Wednesday, May 02, 2007

New Auditor General Report: Justice Canada Can't Control Its Costs

In a report tabled yesterday in the House of Commons, Sheila Fraser, Canada's auditor general, reported that legal expenditures at Justice Canada have tripled over 14 years, but that the federal department lacks the systems to ensure citizens are getting their money's worth:

"The Department of Justice Canada can be characterized as Canada's largest law firm, with about 2,500 lawyers and a budget of close to $1 billion in
2006–07. The services it provides to the federal government and its departments and agencies include legal advice, drafting of legislation and regulations, and representation in court".

"The Report notes that since the last audit in 1993, the Department has made progress in its management of litigation risk and its management of legal agents. However, most areas have not fared as well".

"The audit found that while the Department is managing legal services to meet the needs of government, its current financial arrangements with client departments provide few incentives to control the costs and manage the increasing demand for legal services. The Department has been aware of this problem for several years, but its efforts to resolve the matter have resulted in little progress".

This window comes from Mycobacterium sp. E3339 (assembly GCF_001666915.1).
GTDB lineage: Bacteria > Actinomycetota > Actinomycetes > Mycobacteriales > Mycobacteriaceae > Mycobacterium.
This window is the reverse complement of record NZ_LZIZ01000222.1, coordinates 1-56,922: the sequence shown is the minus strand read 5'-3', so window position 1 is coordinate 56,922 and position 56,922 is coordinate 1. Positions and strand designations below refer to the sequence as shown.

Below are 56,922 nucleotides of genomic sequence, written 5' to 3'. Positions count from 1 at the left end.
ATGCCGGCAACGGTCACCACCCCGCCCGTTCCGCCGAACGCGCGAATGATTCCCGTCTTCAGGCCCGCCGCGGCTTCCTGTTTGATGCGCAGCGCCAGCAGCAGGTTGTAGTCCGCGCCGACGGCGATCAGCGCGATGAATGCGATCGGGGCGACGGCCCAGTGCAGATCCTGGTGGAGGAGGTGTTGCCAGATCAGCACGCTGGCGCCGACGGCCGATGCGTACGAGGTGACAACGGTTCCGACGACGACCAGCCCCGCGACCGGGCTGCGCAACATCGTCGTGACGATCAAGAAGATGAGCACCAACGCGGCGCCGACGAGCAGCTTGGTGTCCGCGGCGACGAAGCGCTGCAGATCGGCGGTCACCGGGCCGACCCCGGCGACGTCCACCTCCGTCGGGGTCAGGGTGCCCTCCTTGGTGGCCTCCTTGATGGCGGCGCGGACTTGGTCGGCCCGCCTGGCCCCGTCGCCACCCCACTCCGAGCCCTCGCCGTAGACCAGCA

"The audit also found that the Department lacks information on its volume of work and use of staff time, information it could use to determine whether it is delivering legal services cost effectively. It needs to make better use of financial and human resource information for managing legal services".

"The Report says the Department would benefit from having a senior executive position with authority to lead the improvement of management practices and oversee the implementation of changes". [from the press release]

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posted by Michel-Adrien at 6:51 pm


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